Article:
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Gov. Rick Scott talks about the Tropical storm .system
Karl Etters/Democrat

A tropical depression spun in the Gulf of Mexico Wednesday morning and is forecast to move toward the west coast of Florida, prompting the first hurricane watch in four years for that part of the state.

Gov. Rick Scott declared a state of emergency in 42 Florida counties for the system, which the National Hurricane Center said should strengthen into a tropical storm later in the day.

“By declaring a state of emergency in advance of this storm, we are ensuring that state, regional and local agencies can work together to meet the needs of our communities,” Scott said in a statement.

Should they be needed, 8,000 Florida National Guard troops are ready to be deployed, Scott said.

The depression is forecast to hit somewhere along the Big Bend area of Florida either as a strong tropical storm or a weak hurricane Thursday. If it attains hurricane strength before landfall, it would be the first hurricane to hit Florida since October 2005.

Heavy rain, storm surge, high winds and tornadoes are all a concern with the system. Rain was already soaking portions of the state Wednesday, leading to traffic jams in the Tampa area.

Storm total rainfall amounts of 5 to 10 inches are possible over portions of central and northern Florida through Friday, with isolated maximum amounts of 15 inches possible, the hurricane center said. The rain could trigger flash flooding.

As of 11 a.m. ET, the depression was about 415 miles west-southwest of Tampa and had sustained winds of 35 mph. Once wind speeds reach 39 mph, the system will be classified as a tropical storm. At 74 mph, it becomes a hurricane.   The storm was stationary but should gradually start to move again Wednesday afternoon.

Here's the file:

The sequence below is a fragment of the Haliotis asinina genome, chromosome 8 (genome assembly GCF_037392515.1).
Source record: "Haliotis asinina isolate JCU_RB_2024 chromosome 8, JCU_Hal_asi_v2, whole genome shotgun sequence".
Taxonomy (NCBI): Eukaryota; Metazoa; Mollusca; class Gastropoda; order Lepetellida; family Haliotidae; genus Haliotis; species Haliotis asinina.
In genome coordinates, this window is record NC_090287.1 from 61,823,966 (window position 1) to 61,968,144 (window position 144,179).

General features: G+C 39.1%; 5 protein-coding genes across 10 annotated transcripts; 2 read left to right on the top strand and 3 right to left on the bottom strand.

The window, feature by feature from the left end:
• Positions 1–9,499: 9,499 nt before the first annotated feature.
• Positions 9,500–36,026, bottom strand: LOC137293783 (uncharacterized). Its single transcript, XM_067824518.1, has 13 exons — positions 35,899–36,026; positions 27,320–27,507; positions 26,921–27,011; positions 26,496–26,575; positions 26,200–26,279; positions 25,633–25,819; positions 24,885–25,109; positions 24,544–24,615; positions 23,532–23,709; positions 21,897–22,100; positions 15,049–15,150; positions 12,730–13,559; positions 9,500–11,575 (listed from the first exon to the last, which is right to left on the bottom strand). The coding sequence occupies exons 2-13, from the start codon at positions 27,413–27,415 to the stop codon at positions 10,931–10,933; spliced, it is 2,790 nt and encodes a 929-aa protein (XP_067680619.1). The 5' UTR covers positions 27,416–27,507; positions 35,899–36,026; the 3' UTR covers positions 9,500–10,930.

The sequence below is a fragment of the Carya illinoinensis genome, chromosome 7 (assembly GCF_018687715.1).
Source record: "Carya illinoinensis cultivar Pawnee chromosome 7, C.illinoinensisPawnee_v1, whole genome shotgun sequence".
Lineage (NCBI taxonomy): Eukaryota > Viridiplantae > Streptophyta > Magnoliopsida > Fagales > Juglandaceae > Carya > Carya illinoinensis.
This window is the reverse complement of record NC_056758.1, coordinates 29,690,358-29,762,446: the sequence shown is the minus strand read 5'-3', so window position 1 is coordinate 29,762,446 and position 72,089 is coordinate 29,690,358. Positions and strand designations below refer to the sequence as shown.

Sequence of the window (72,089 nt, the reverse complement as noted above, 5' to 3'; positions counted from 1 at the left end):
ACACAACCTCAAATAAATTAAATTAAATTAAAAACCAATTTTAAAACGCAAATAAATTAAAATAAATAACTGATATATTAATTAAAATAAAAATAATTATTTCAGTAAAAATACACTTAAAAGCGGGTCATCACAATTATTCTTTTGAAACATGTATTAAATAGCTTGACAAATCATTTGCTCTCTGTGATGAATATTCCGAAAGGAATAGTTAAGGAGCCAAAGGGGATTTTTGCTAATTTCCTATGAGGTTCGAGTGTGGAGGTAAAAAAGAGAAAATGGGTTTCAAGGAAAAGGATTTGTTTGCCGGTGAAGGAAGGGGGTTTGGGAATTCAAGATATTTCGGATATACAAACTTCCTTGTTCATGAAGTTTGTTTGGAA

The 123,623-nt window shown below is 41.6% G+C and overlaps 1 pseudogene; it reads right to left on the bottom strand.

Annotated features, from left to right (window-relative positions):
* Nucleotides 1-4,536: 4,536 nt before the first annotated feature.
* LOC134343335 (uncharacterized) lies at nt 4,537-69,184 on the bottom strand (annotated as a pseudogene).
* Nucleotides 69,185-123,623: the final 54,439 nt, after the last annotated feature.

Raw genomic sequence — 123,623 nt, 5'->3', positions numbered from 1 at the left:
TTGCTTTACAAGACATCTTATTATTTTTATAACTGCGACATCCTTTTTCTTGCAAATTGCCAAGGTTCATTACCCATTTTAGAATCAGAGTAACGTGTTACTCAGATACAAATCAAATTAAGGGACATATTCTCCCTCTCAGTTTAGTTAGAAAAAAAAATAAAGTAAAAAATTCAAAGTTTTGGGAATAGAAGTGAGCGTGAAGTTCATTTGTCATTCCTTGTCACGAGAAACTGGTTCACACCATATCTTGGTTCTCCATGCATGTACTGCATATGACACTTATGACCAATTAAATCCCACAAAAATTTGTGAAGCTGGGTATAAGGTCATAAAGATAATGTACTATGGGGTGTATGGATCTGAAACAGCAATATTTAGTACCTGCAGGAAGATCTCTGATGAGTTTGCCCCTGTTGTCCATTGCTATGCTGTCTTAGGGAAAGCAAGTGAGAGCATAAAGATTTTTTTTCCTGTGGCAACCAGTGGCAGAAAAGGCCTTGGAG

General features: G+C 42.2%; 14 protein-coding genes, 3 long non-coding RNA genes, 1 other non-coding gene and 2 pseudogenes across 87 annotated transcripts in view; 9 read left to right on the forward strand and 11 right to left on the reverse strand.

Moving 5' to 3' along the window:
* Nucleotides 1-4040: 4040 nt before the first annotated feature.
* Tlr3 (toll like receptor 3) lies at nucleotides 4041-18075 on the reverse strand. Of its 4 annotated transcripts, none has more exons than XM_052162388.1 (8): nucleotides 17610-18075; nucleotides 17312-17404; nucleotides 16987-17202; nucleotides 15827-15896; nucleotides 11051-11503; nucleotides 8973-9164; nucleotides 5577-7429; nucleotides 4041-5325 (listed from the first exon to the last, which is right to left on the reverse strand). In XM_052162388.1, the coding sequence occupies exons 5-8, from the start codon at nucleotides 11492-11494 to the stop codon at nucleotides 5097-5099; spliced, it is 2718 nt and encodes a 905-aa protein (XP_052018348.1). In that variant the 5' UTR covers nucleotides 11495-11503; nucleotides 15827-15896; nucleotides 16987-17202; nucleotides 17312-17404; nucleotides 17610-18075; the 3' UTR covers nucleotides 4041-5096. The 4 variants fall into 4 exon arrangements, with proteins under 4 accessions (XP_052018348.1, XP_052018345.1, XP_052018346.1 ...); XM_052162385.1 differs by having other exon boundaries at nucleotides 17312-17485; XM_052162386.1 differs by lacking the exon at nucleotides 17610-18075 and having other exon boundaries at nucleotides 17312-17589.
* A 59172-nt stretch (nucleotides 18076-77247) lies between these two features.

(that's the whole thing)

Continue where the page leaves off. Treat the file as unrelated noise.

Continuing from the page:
Officials said residents and businesses along the coast should be rapidly making preparations Wednesday, such as boarding up and sandbagging as necessary.

Coastal surge as high as 6 feet could hit from Gulf to Pasco counties, the hurricane center said.

“The combination of a dangerous storm surge and the tide will cause normally dry areas near the coast to be flooded by rising waters moving inland from the shoreline,” the center warned.

Tornadoes are also possible late tonight into Thursday morning, mainly across central Florida.

A tropical storm warning was also in effect along portions of the Gulf Coast, and a tropical storm watch was issued for the East Coast of Florida and Georgia for when the storm crosses into the Atlantic.

Watch the video below for the latest forecast for the storm.

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WUSA’s Chief Meteorologist Topper Shutt continues to watch tropical depression’s 8 and 9, which he says could bring heavy rain and rip currents to Florida over Labor Day weekend.

Hawaii is also bracing for a pair of hurricanes: Madeline late Wednesday and very early Thursday, and Lester by Saturday.

As of Wednesday morning, Madeline had winds of 80 mph, making it a Category 1 hurricane. It was 140 miles east-southeast of Hilo, Hawaii, and was moving to the west at 14 mph. A hurricane warning was in effect for the Big Island.

Damaging winds, heavy rainfall, and high surf are anticipated Wednesday and Thursday for the Big Island, the Central Pacific Hurricane Center said.

Madeline would be the first hurricane to make landfall on the Big Island of Hawaii since accurate records began in 1949, according to the Weather Underground.

Lester, now a major hurricane with winds of 130 mph, is still more than 1,000 miles from Hilo.

In the Atlantic, Tropical Depression Eight continues to move away from the North Carolina coast. All watches and warnings for this system have been dropped.